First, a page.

Grain Bin Safety for Fall

Brooke Beam, PhD

Ohio State University Extension, Highland County

Agriculture and Natural Resources/Community Development Extension Educator

October 10, 2018

The harvest season has begun in southern Ohio. While it is a very busy season for farmers, taking additional time to follow safety practices is an important step to ensuring a safe and successful harvest season. Stress levels during harvest are always high and the hours are long. This year there are added pressures because of the commodity prices and tariffs. Remember, you are the most important part of your farming operation and take precautions to take care of yourself so you can have a safe harvest this year.

One of the easiest safety procedures is to maintain a clean environment around grain bins. While this may be a challenge depending on the design of the grain bin facility, removing excess corn bees wings from concrete can help prevent slick surfaces after rains. Maintaining a clean environment around grain dryers and grain bins also reduces the chance of fires.

Maintaining grain quality in storage is another way to prevent grain fires. According to Nationwide Insurance, “storage and handling of poor quality grain increases the potential for fire and thus personal injury due to exposure to smoke and heat.” Hot spots in grain are particularly dangerous for fires. Grain fire prevention can be achieved through the use of proper aeration and cooling of grain.

In 2017, there were 23 cases of grain entrapment and 12 fatalities in the United States. Between 2007 and 2016, there were 10 fatalities attributed to grain handling and storage in Ohio.  These fatalities were caused by suffocation, entanglement, or being struck or falling from something, according to Rory Lewandowski an Ohio State University Extension Educator.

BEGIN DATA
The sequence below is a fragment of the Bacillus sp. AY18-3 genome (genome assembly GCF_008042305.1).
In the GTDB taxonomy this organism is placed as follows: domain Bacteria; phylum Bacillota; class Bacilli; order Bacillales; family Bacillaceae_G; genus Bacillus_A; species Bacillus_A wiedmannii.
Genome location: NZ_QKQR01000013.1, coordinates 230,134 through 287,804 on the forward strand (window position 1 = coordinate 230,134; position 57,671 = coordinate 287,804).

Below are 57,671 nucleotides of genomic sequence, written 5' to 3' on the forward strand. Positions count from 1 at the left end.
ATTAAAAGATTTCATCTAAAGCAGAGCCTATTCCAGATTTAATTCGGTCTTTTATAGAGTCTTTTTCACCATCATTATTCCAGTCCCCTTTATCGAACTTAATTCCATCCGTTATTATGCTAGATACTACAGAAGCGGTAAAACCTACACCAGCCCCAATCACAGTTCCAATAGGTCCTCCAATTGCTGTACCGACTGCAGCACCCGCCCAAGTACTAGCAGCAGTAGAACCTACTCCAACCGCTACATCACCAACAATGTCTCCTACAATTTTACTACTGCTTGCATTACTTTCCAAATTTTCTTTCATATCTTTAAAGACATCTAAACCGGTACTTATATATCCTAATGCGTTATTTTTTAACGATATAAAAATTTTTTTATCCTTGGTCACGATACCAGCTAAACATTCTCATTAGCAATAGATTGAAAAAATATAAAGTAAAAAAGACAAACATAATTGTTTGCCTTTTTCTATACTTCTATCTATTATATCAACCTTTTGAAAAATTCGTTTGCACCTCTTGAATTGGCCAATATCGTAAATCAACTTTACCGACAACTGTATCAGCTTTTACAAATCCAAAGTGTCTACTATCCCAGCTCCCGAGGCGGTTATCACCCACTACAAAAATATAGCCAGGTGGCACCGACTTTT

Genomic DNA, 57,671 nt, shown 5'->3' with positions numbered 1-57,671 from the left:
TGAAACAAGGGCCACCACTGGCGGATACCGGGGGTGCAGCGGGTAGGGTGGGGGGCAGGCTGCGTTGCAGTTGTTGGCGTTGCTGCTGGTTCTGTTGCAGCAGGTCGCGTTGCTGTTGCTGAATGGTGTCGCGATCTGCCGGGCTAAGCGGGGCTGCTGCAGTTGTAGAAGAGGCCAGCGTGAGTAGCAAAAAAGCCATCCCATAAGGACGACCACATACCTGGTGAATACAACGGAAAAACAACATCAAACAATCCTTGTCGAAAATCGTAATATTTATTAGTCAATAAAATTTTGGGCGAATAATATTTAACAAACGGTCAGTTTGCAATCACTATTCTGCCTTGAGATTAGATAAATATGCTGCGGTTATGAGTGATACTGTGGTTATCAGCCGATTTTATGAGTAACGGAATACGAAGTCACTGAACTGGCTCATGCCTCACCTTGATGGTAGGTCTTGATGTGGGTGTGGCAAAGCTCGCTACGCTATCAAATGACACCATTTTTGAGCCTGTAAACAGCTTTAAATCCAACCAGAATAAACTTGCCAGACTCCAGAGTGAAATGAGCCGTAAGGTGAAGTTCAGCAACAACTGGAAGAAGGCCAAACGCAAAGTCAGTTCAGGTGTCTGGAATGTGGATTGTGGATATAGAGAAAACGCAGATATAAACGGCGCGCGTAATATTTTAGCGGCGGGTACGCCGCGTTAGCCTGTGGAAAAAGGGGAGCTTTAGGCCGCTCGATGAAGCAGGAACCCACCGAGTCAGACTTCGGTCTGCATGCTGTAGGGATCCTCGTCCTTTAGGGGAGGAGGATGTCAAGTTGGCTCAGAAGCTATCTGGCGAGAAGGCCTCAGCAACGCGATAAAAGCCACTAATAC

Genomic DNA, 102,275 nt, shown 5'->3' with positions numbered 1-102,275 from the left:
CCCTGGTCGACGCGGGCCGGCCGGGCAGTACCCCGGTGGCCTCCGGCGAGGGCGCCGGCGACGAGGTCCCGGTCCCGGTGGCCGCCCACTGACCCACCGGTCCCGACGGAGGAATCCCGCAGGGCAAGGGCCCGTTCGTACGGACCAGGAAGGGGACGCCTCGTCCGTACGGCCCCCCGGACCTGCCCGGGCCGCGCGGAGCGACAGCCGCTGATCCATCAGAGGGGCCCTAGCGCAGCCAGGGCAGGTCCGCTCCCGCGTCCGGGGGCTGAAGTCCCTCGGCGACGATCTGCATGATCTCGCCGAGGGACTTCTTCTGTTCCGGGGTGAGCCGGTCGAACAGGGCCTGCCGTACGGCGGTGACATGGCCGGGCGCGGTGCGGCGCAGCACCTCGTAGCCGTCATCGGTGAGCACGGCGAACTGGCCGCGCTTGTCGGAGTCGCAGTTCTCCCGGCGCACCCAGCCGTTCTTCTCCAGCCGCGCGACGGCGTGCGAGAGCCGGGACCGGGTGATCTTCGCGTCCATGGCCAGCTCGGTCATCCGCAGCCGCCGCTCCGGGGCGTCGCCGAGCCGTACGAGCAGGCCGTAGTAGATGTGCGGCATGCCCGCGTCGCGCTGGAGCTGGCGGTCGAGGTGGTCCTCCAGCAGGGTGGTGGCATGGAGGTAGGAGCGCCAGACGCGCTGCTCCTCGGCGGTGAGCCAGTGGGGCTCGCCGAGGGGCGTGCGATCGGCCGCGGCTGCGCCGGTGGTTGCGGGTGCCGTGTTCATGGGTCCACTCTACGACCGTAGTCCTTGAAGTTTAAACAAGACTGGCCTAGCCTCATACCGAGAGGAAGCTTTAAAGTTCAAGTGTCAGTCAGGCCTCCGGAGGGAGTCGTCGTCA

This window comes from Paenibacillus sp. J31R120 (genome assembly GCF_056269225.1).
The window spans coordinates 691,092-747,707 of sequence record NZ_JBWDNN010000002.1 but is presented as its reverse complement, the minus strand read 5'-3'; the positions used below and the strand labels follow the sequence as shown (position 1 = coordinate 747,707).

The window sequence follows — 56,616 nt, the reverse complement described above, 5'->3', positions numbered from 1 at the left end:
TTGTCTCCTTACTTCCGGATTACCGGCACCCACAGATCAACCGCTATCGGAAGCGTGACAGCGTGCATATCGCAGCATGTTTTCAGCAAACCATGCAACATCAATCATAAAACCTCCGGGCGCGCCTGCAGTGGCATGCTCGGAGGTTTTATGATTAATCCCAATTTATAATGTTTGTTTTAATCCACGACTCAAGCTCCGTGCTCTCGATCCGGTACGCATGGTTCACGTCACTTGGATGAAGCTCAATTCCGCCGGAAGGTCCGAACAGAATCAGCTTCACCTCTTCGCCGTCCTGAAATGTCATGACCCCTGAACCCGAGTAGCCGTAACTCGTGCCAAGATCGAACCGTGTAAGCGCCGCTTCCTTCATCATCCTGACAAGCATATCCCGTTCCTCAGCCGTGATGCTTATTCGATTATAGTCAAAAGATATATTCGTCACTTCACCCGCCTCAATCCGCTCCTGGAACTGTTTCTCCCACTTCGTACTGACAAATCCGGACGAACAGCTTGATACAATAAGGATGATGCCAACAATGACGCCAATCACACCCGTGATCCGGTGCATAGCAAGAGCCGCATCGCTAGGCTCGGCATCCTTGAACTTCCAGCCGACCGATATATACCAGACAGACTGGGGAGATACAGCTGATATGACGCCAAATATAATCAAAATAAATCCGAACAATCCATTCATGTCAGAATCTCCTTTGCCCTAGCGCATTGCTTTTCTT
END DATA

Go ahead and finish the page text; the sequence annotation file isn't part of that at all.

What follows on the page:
Safety features on the inside of grain bins can help prevent these types of on-farm fatalities. Having exit ladders and permanent safety ropes inside grain bins are key safety precautions. Always shut off the power to grain moving equipment before entering a bin. Make sure other individuals working with you are aware you are entering the grain bin and that they are able to assist you in the case of an accident. Having small groups of people working together when handling grain has been shown to improve the safety at harvest, according to South Dakota State University.

Safety should be a priority this season for everyone. Remember to keep a clean environment to prevent slick surfaces, enact safety precautions to prevent fires, and work in groups when entering a grain bin to have a successful and accident-free harvest season. For more information about grain bin safety, contact the Highland County Extension Office at 937-393-1918.


Upcoming Events:

Beef Quality Assurance Training: 

  • Thursday, October 25, 2018, 6:30 P.M., Producer Stockyards, Hillsboro, Ohio

Call your local Ohio State University Extension Office to register for the BQA training. The Highland County Extension Office can be reached at 937-393-1918.